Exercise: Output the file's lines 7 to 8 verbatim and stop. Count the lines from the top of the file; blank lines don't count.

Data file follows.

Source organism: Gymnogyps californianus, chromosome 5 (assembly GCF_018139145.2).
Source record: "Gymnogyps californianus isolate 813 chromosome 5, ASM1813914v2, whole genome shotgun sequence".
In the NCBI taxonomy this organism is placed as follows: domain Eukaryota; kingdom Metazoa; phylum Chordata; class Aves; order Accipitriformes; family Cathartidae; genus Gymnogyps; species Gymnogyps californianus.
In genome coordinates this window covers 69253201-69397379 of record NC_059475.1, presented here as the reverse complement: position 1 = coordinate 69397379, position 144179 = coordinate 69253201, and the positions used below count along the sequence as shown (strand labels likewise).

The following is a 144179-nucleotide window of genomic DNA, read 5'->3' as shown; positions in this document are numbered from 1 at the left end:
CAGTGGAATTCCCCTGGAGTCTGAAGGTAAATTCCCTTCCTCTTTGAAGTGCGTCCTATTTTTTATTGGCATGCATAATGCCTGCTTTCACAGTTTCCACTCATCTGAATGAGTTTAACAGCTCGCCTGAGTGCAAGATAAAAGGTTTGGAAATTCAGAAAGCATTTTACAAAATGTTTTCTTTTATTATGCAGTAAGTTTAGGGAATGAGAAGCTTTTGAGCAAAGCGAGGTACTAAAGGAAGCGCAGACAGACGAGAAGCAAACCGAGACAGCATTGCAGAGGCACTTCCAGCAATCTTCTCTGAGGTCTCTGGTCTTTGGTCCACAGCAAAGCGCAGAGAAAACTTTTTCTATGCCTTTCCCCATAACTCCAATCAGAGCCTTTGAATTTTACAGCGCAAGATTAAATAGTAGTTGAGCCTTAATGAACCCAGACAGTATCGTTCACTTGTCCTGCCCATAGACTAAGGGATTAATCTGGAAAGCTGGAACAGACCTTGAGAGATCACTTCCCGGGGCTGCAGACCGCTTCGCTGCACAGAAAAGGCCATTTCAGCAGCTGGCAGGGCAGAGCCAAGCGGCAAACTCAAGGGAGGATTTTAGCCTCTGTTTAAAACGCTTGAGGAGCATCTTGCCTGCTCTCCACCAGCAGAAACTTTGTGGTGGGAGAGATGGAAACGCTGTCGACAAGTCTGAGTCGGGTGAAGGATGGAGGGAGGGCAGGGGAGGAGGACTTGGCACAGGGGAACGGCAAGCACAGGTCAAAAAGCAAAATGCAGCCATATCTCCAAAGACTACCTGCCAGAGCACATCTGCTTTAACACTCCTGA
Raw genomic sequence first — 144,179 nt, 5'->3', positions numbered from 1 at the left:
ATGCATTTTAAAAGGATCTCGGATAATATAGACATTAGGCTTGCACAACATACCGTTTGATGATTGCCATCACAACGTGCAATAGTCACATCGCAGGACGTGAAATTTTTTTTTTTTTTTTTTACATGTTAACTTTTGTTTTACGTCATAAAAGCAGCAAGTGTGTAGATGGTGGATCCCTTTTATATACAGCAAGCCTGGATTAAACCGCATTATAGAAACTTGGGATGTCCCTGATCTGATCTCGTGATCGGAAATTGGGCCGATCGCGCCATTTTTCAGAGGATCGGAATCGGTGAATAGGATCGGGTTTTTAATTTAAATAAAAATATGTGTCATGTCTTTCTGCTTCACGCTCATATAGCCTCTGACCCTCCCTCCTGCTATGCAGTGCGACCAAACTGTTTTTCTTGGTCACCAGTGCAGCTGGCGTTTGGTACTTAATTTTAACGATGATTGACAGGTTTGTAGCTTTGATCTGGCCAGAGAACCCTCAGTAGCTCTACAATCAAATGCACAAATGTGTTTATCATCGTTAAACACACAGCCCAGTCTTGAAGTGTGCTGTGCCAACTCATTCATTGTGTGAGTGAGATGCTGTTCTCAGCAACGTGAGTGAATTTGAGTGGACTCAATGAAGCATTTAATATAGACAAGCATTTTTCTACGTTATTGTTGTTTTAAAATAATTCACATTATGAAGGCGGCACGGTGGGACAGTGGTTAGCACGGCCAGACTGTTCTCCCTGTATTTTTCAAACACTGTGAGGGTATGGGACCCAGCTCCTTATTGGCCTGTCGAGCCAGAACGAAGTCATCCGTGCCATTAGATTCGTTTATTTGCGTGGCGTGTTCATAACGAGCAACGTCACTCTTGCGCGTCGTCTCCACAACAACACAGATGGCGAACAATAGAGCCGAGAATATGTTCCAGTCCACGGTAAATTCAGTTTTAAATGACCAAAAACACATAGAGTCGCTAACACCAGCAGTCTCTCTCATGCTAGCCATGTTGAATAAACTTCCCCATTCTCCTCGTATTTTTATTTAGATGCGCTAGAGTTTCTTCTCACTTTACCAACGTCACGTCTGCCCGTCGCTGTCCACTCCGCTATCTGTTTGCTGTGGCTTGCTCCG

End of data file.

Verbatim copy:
Raw genomic sequence first — 144,179 nt, 5'->3', positions numbered from 1 at the left:
ATGCATTTTAAAAGGATCTCGGATAATATAGACATTAGGCTTGCACAACATACCGTTTGATGATTGCCATCACAACGTGCAATAGTCACATCGCAGGACGTGAAATTTTTTTTTTTTTTTTTTACATGTTAACTTTTGTTTTACGTCATAAAAGCAGCAAGTGTGTAGATGGTGGATCCCTTTTATATACAGCAAGCCTGGATTAAACCGCATTATAGAAACTTGGGATGTCCCTGATCTGATCTCGTGATCGGAAATTGGGCCGATCGCGCCATTTTTCAGAGGATCGGAATCGGTGAATAGGATCGGGTTTTTAATTTAAATAAAAATATGTGTCATGTCTTTCTGCTTCACGCTCATATAGCCTCTGACCCTCCCTCCTGCTATGCAGTGCGACCAAACTGTTTTTCTTGGTCACCAGTGCAGCTGGCGTTTGGTACTTAATTTTAACGATGATTGACAGGTTTGTAGCTTTGATCTGGCCAGAGAACCCTCAGTAGCTCTACAATCAAATGCACAAATGTGTTTATCATCGTTAAACACACAGCCCAGTCTTGAAGTGTGCTGTGCCAACTCATTCATTGTGTGAGTGAGATGCTGTTCTCAGCAACGTGAGTGAATTTGAGTGGACTCAATGAAGCATTTAATATAGACAAGCATTTTTCTACGTTATTGTTGTTTTAAAATAATTCACATTATGAAGGCGGCACGGTGGGACAGTGGTTAGCACGGCCAGACTGTTCTCCCTGTATTTTTCAAACACTGTGAGGGTATGGGACCCAGCTCCTTATTGGCCTGTCGAGCCAGAACGAAGTCATCCGTGCCATTAGATTCGTTTATTTGCGTGGCGTGTTCATAACGAGCAACGTCACTCTTGCGCGTCGTCTCCACAACAACACAGATGGCGAACAATAGAGCCGAGAATATGTTCCAGTCCACGGTAAATTCAGTTTTAAATGACCAAAAACACATAGAGTCGCTAACACCAGCAGTCTCTCTCATGCTAGCCATGTTGAATAAACTTCCCCATTCTCCTCGTATTTTTATTTAGATGCGCTAGAGTTTCTTCTCACTTTACCAACGTCACGTCTGCCCGTCGCTGTCCACTCCGCTATCTGTTTGCTGTGGCTTGCTCCG